However, some sections of the media published articles fearing the creation of a ‘black hole machine’ prior to the LHC opening, worried about the destruction of our world with such high-energy collisions. Significantly, these fears led to a new group of science communicators speaking out and educating the public on particle physics, one of whom being Professor Brian Cox. Numerous TV and radio appearances and popular science books helped spark an interest in physics, such that the University of Manchester reported a ‘Brian Cox effect’, attributing a 52% increase in UCAS applications to undergraduate physics courses from 2008 to 2012 to his work. If an increasing number of students can be inspired to take up higher education from the work of the FCC, this can only be a good thing in helping to drive scientific development.
Unfortunately building such a machine comes at a sizeable price. With initial estimates forecasting a cost of over €20bn, opinion is polarised over whether such an investment in this project is worthwhile. A recent attempt to build a linear collider in Japan was halted due to the rising costs deemed too large to continue funding. Would the FCC fall to the same fate? CERN has set a precedent in managing to deliver projects close to being on time and on budget with the LHC, and so funding will likely be trusted with the expectation of CERN delivering the FCC. Although the cost of a replacement particle collider may cause a few to baulk, splitting the cost over a minimum of twenty years across many participating nations makes the figure much more palatable.
With initial estimates forecasting a cost of over €20bn, opinion is polarised over whether such an investment in this project is worthwhile
The more damaging funding question is whether this money would be better spent on other pressing scientific issues. In an interview with the BBC, the UK’s former Chief Scientific Advisor Professor Sir David King stated his reservations with the FCC, flaunting the possibility of future colliders finding minimal results: “We have to draw a line somewhere otherwise we end up with a collider that is so large that it goes around the equator.” Professor King also elaborated on where the money would be better spent, arguing that: “A new high priority for human beings is now dealing with climate change.” His comments come after the Trump administration reduced funding in the 2019 budget for the United States Agency for International Development by roughly 70% for environmental initiatives, compared to Obama-era spending. Professor Jon Butterworth of UCL refutes King’s claim by suggesting the lack of progress on climate change is not down to research, but an unwillingness by groups to collaborate. Instead, he stresses the importance of climate science alongside the work done at CERN, adding: “I wouldn’t necessarily start that effort by shutting down one of the more successful trans-national scientific research institutions.”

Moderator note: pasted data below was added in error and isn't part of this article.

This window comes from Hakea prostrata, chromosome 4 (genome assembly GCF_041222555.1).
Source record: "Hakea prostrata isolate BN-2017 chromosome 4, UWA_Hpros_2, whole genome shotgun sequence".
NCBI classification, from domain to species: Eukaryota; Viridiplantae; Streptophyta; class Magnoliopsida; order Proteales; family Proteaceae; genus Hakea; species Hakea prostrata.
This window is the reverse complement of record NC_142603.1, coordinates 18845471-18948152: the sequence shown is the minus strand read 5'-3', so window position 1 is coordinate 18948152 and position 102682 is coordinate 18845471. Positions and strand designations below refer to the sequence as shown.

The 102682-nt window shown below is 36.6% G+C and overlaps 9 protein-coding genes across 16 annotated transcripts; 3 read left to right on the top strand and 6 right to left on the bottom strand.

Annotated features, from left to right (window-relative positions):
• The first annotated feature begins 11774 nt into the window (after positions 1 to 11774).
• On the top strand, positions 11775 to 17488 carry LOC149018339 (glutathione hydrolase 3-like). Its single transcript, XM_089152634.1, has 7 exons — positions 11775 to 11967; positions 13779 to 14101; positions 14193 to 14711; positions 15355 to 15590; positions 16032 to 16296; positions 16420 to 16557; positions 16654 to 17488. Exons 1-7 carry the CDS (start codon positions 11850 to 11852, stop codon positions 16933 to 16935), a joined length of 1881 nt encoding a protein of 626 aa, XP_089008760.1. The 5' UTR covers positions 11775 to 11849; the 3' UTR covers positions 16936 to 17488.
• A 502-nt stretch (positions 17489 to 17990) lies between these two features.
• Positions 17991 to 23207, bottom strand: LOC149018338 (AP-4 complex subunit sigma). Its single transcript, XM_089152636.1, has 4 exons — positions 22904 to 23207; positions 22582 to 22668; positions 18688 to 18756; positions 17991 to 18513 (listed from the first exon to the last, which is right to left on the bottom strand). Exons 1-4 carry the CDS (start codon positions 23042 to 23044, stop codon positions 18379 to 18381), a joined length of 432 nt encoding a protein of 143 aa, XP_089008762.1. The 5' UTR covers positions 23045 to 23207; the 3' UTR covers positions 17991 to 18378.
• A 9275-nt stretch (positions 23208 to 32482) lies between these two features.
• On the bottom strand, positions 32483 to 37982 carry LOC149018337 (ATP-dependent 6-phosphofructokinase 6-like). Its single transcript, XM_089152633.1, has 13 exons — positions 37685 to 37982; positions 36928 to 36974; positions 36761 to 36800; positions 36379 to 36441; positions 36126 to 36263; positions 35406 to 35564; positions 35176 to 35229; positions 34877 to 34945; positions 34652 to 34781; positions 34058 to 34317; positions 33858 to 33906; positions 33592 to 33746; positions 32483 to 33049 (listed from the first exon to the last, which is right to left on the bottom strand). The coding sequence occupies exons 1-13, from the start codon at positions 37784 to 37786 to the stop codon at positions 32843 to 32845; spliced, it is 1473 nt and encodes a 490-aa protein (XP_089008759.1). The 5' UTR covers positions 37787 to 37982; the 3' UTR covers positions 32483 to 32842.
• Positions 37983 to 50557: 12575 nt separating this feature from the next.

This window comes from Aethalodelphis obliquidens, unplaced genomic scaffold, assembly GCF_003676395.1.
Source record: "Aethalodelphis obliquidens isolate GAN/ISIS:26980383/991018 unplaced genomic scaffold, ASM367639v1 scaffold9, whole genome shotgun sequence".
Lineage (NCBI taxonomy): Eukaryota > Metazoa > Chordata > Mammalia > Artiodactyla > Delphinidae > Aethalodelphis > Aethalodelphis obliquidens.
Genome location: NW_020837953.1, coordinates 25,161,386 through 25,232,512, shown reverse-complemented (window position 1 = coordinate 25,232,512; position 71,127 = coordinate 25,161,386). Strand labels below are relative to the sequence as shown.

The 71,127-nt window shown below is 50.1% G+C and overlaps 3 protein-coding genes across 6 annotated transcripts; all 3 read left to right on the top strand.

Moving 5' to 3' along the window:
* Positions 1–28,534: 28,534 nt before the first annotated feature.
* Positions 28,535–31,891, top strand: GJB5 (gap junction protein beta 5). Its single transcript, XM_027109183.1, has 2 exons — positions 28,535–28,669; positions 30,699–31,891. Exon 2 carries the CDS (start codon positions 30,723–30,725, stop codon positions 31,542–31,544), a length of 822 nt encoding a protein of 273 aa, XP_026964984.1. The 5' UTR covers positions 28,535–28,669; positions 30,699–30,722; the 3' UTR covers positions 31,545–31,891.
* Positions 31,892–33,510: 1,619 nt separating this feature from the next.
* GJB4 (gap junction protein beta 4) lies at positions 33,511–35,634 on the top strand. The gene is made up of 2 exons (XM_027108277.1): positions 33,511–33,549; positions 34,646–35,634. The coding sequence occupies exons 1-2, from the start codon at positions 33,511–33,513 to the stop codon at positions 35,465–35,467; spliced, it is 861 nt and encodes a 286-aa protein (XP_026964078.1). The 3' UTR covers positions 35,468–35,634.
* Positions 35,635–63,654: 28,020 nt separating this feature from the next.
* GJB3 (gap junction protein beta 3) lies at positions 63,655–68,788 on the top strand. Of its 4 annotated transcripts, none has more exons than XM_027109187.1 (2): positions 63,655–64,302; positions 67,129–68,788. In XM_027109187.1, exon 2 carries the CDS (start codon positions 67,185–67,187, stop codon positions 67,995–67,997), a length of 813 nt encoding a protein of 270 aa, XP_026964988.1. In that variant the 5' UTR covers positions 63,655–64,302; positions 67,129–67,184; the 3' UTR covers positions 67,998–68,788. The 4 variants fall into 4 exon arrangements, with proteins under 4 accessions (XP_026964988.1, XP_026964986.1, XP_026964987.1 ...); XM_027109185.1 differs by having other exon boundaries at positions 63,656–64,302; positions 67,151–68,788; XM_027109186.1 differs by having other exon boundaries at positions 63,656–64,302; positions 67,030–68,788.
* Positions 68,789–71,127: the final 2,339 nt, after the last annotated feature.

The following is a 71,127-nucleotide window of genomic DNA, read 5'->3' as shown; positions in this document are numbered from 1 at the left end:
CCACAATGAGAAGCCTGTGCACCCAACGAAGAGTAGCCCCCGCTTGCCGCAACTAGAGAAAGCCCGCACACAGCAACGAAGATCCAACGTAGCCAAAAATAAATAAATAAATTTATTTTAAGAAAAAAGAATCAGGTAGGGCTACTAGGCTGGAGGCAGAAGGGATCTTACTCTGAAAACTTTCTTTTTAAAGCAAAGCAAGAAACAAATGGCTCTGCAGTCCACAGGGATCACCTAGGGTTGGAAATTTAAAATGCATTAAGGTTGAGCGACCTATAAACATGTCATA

The FCC will be discussed along with other potential projects, as part of the European Particle Physics Strategy Update, giving a chance for scientists to constructively argue for which projects should receive funding in the future. Whether such a large project receives backing from the scientific community will surely be a turning point in the direction of particle physics, irrespective of what results are found at future experiments.